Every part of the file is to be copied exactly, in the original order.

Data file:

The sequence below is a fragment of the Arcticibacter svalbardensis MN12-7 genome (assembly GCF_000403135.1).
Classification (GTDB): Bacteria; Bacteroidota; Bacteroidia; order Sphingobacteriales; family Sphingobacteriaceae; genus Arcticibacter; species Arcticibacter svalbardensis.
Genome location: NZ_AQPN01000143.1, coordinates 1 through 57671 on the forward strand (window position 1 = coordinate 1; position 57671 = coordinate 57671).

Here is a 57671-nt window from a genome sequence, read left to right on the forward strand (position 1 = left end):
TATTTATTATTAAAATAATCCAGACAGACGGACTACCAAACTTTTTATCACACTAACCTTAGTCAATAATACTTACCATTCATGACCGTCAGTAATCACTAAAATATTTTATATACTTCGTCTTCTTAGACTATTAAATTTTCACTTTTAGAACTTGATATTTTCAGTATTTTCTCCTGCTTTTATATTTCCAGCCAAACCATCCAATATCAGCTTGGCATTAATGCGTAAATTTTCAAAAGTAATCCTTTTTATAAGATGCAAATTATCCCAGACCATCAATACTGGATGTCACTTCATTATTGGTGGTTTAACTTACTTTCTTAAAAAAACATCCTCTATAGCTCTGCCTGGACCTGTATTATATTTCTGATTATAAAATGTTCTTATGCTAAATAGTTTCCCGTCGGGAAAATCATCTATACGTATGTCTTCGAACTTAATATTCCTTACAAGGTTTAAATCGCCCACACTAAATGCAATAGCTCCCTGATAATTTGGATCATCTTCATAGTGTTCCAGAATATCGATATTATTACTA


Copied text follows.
The sequence below is a fragment of the Arcticibacter svalbardensis MN12-7 genome (assembly GCF_000403135.1).
Classification (GTDB): Bacteria; Bacteroidota; Bacteroidia; order Sphingobacteriales; family Sphingobacteriaceae; genus Arcticibacter; species Arcticibacter svalbardensis.
Genome location: NZ_AQPN01000143.1, coordinates 1 through 57671 on the forward strand (window position 1 = coordinate 1; position 57671 = coordinate 57671).

Here is a 57671-nt window from a genome sequence, read left to right on the forward strand (position 1 = left end):
TATTTATTATTAAAATAATCCAGACAGACGGACTACCAAACTTTTTATCACACTAACCTTAGTCAATAATACTTACCATTCATGACCGTCAGTAATCACTAAAATATTTTATATACTTCGTCTTCTTAGACTATTAAATTTTCACTTTTAGAACTTGATATTTTCAGTATTTTCTCCTGCTTTTATATTTCCAGCCAAACCATCCAATATCAGCTTGGCATTAATGCGTAAATTTTCAAAAGTAATCCTTTTTATAAGATGCAAATTATCCCAGACCATCAATACTGGATGTCACTTCATTATTGGTGGTTTAACTTACTTTCTTAAAAAAACATCCTCTATAGCTCTGCCTGGACCTGTATTATATTTCTGATTATAAAATGTTCTTATGCTAAATAGTTTCCCGTCGGGAAAATCATCTATACGTATGTCTTCGAACTTAATATTCCTTACAAGGTTTAAATCGCCCACACTAAATGCAATAGCTCCCTGATAATTTGGATCATCTTCATAGTGTTCCAGAATATCGATATTATTACTA